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The Internet and the Market for Daily Newspapers

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  • George Lisa M

    () (Hunter College and the Graduate Center, CUNY)

Abstract

A growing literature documents that electronic media draw consumers from traditional media markets. Less work examines how the internet has altered the audience for traditional media. Using zipcode-level newspaper circulation and market-level internet penetration, this paper provides evidence that the internet differentially attracts younger, educated, urban individuals away from daily newspapers. Greater internet penetration is associated with higher newspaper circulation among blacks and Hispanics, who thus far are less likely to connect. Evidence suggests the spread of the internet is also associated with changes in newspaper coverage, with greater emphasis on minorities, education, crime and investigative reporting.

Suggested Citation

  • George Lisa M, 2008. "The Internet and the Market for Daily Newspapers," The B.E. Journal of Economic Analysis & Policy, De Gruyter, vol. 8(1), pages 1-33, July.
  • Handle: RePEc:bpj:bejeap:v:8:y:2008:i:1:n:26
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    References listed on IDEAS

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    Citations

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    Cited by:

    1. Joan Calzada & Guillem Ordóñez, 2012. "Competition in the news industry: fighting aggregators with versions and links," Working Papers 12-22, NET Institute.
    2. Liang, Che-Yuan & Nordin, Mattias, 2012. "The Internet, News Consumption, and Political Attitudes," Working Paper Series 2012:14, Uppsala University, Department of Economics.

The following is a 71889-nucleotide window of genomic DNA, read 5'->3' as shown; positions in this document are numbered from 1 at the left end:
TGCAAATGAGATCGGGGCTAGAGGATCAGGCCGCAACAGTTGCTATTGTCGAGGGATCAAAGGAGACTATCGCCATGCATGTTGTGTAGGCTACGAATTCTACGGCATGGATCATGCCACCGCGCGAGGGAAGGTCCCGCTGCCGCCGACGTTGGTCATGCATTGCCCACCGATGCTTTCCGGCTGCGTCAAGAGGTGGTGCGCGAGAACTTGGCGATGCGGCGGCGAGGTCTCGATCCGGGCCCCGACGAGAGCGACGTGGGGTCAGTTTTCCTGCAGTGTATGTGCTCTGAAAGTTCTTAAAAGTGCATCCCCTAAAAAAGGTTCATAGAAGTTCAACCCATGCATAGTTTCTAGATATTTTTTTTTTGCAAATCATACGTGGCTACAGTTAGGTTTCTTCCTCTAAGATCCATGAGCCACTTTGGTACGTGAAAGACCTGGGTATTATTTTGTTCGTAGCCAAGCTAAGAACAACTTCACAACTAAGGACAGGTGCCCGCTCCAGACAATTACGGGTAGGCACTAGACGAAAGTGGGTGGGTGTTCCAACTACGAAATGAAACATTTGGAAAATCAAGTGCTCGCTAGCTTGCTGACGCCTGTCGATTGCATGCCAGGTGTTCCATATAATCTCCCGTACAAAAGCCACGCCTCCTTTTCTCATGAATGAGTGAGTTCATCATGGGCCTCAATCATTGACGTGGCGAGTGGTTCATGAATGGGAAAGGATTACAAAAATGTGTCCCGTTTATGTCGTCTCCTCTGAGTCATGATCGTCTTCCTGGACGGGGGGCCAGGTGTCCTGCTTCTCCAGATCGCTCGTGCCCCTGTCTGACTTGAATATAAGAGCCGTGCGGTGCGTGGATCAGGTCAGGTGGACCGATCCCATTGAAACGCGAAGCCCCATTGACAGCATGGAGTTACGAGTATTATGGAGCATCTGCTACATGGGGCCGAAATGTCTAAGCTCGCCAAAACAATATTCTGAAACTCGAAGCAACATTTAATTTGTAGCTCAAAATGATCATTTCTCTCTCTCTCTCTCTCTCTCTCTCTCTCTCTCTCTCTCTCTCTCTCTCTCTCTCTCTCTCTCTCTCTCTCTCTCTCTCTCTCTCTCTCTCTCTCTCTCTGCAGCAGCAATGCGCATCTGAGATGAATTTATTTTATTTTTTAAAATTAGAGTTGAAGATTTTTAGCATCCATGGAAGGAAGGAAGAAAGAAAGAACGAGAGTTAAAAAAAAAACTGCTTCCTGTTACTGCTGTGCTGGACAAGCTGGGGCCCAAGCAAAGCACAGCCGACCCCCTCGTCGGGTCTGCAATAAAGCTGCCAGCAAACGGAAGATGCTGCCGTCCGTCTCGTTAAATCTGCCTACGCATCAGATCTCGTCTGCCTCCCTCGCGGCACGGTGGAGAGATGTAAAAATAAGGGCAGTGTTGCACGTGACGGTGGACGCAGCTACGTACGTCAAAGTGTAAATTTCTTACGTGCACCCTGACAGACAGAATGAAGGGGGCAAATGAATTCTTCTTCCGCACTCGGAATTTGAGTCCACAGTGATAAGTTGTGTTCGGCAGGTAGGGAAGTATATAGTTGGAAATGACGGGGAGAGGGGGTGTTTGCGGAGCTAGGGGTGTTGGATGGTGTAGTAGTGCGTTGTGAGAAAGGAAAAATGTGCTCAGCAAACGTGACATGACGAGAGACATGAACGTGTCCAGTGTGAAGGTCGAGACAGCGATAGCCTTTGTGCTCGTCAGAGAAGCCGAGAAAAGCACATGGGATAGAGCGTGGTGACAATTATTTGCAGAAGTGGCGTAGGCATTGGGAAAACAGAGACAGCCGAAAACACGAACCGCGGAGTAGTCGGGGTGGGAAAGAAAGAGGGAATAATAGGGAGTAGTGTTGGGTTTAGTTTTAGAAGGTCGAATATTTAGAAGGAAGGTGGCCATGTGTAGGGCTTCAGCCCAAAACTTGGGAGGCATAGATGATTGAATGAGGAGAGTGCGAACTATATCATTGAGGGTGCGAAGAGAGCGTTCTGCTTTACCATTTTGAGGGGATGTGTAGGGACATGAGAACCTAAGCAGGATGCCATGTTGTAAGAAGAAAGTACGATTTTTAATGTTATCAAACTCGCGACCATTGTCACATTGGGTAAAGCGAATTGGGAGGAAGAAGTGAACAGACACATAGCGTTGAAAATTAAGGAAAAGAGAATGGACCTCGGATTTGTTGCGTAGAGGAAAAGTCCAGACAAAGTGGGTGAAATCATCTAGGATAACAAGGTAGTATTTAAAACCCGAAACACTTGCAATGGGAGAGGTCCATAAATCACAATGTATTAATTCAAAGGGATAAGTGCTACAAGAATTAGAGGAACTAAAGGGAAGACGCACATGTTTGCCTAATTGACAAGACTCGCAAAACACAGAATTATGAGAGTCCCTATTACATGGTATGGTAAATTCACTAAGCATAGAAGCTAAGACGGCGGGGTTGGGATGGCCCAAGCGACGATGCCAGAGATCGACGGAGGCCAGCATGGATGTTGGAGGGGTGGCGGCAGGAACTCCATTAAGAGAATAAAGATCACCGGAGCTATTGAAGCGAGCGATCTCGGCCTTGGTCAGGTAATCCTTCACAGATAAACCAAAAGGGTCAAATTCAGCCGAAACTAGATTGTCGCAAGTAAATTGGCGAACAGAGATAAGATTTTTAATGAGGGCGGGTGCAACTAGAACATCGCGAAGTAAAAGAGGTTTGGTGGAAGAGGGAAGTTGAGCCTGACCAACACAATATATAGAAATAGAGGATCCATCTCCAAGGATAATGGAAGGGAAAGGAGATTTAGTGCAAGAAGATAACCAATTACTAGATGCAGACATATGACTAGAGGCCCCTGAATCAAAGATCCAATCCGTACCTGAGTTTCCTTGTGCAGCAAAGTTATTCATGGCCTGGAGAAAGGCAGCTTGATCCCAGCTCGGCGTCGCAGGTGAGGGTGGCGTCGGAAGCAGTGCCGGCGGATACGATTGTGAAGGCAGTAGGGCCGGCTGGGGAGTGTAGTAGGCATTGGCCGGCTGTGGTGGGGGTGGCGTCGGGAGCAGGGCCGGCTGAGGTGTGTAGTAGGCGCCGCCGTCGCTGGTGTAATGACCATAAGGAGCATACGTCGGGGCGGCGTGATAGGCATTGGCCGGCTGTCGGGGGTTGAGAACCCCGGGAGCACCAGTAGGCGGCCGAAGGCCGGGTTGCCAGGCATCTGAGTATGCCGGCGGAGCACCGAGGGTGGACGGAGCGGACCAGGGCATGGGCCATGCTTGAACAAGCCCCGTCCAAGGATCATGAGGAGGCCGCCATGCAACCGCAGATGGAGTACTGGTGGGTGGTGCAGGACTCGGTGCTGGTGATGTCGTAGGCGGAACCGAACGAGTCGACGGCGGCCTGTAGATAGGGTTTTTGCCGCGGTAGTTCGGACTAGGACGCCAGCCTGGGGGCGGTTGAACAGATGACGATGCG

3. Oliver Falck & Robert Gold & Stephan Heblich, 2014. "E-lections: Voting Behavior and the Internet," American Economic Review, American Economic Association, vol. 104(7), pages 2238-2265, July.
    4. Lindstädt, Nadine & Budzinski, Oliver, 2012. "Newspaper and internet display advertising - co-existence or substitution?," Ilmenau Economics Discussion Papers 74, Ilmenau University of Technology, Institute of Economics.
    5. Manudeep Bhuller & Tarjei Havnes & Edwin Leuven & Magne Mogstad, 2013. "Broadband Internet: An Information Superhighway to Sex Crime?," Review of Economic Studies, Oxford University Press, vol. 80(4), pages 1237-1266.
    6. Cho, Daegon & Smith, Michael D. & Zentner, Alejandro, 2016. "Internet adoption and the survival of print newspapers: A country-level examination," Information Economics and Policy, Elsevier, vol. 37(C), pages 13-19.
    7. Filipe R. Campante & Ruben Durante & Francesco Sobbrio, 2013. "Politics 2.0: the Multifaceted Effect of Broadband Internet on Political Participation," Sciences Po publications 19029, Sciences Po.
    8. Rennhoff, Adam D. & Wilbur, Kenneth C., 2014. "Market-based measures of viewpoint diversity," Information Economics and Policy, Elsevier, vol. 26(C), pages 1-11.
    9. Nadine Lindstädt & Oliver Budzinski, 2011. "Newspaper vs. Online Advertising – Is There a Niche for Newspapers in Modern Advertising Markets?," Working Papers 113/11, University of Southern Denmark, Department of Sociology, Environmental and Business Economics.
    10. Jonathan Timmis, 2013. "Internet Adoption and Firm Exports in Developing Economies," Discussion Papers 2013-05, University of Nottingham, GEP.
    11. Prat, Andrea, 2014. "Media Power," CEPR Discussion Papers 10094, C.E.P.R. Discussion Papers.
    12. Chiou, Lesley & Tucker, Catherine, 2013. "Paywalls and the demand for news," Information Economics and Policy, Elsevier, vol. 25(2), pages 61-69.
    13. Hong, Sounman, 2012. "Online news on Twitter: Newspapers’ social media adoption and their online readership," Information Economics and Policy, Elsevier, vol. 24(1), pages 69-74.
    14. Francesco Sobbrio, 2014. "The political economy of news media: theory, evidence and open issues," Chapters,in: A Handbook of Alternative Theories of Public Economics, chapter 13, pages 278-320 Edward Elgar Publishing.
    15. Abdallah Salami & Robert Seamans, 2014. "The Effect of the Internet on Newspaper Readability," Working Papers 14-13, NET Institute.
    16. Anderson, Simon P & Waldfogel, Joel, 2015. "Preference Externalities in Media Markets," CEPR Discussion Papers 10835, C.E.P.R. Discussion Papers.

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